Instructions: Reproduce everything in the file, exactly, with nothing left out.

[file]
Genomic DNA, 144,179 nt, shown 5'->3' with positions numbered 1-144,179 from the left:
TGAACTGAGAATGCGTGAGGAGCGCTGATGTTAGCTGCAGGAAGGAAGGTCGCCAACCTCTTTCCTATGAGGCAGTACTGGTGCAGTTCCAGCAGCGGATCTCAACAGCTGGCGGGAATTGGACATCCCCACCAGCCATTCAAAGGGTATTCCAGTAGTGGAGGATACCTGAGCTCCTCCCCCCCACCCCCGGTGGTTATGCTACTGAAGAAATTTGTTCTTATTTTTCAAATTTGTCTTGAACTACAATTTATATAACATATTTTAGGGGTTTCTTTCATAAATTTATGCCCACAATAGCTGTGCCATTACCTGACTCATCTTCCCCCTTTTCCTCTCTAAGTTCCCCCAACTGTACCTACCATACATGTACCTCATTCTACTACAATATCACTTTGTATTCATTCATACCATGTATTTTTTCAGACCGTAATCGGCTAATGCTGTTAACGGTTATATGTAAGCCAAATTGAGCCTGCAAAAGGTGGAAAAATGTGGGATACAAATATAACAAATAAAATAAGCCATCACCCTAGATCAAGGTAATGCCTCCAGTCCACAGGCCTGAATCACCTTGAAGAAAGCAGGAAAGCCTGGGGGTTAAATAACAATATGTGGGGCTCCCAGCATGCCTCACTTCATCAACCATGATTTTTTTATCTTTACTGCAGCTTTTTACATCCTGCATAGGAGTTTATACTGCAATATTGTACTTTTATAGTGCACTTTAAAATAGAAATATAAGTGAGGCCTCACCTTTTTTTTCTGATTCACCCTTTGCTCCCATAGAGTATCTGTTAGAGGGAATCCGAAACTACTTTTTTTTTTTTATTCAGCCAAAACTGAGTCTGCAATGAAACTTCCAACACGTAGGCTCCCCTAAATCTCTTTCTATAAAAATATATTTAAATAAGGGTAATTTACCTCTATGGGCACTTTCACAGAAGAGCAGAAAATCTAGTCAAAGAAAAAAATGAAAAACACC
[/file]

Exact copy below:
Genomic DNA, 144,179 nt, shown 5'->3' with positions numbered 1-144,179 from the left:
TGAACTGAGAATGCGTGAGGAGCGCTGATGTTAGCTGCAGGAAGGAAGGTCGCCAACCTCTTTCCTATGAGGCAGTACTGGTGCAGTTCCAGCAGCGGATCTCAACAGCTGGCGGGAATTGGACATCCCCACCAGCCATTCAAAGGGTATTCCAGTAGTGGAGGATACCTGAGCTCCTCCCCCCCACCCCCGGTGGTTATGCTACTGAAGAAATTTGTTCTTATTTTTCAAATTTGTCTTGAACTACAATTTATATAACATATTTTAGGGGTTTCTTTCATAAATTTATGCCCACAATAGCTGTGCCATTACCTGACTCATCTTCCCCCTTTTCCTCTCTAAGTTCCCCCAACTGTACCTACCATACATGTACCTCATTCTACTACAATATCACTTTGTATTCATTCATACCATGTATTTTTTCAGACCGTAATCGGCTAATGCTGTTAACGGTTATATGTAAGCCAAATTGAGCCTGCAAAAGGTGGAAAAATGTGGGATACAAATATAACAAATAAAATAAGCCATCACCCTAGATCAAGGTAATGCCTCCAGTCCACAGGCCTGAATCACCTTGAAGAAAGCAGGAAAGCCTGGGGGTTAAATAACAATATGTGGGGCTCCCAGCATGCCTCACTTCATCAACCATGATTTTTTTATCTTTACTGCAGCTTTTTACATCCTGCATAGGAGTTTATACTGCAATATTGTACTTTTATAGTGCACTTTAAAATAGAAATATAAGTGAGGCCTCACCTTTTTTTTCTGATTCACCCTTTGCTCCCATAGAGTATCTGTTAGAGGGAATCCGAAACTACTTTTTTTTTTTTATTCAGCCAAAACTGAGTCTGCAATGAAACTTCCAACACGTAGGCTCCCCTAAATCTCTTTCTATAAAAATATATTTAAATAAGGGTAATTTACCTCTATGGGCACTTTCACAGAAGAGCAGAAAATCTAGTCAAAGAAAAAAATGAAAAACACC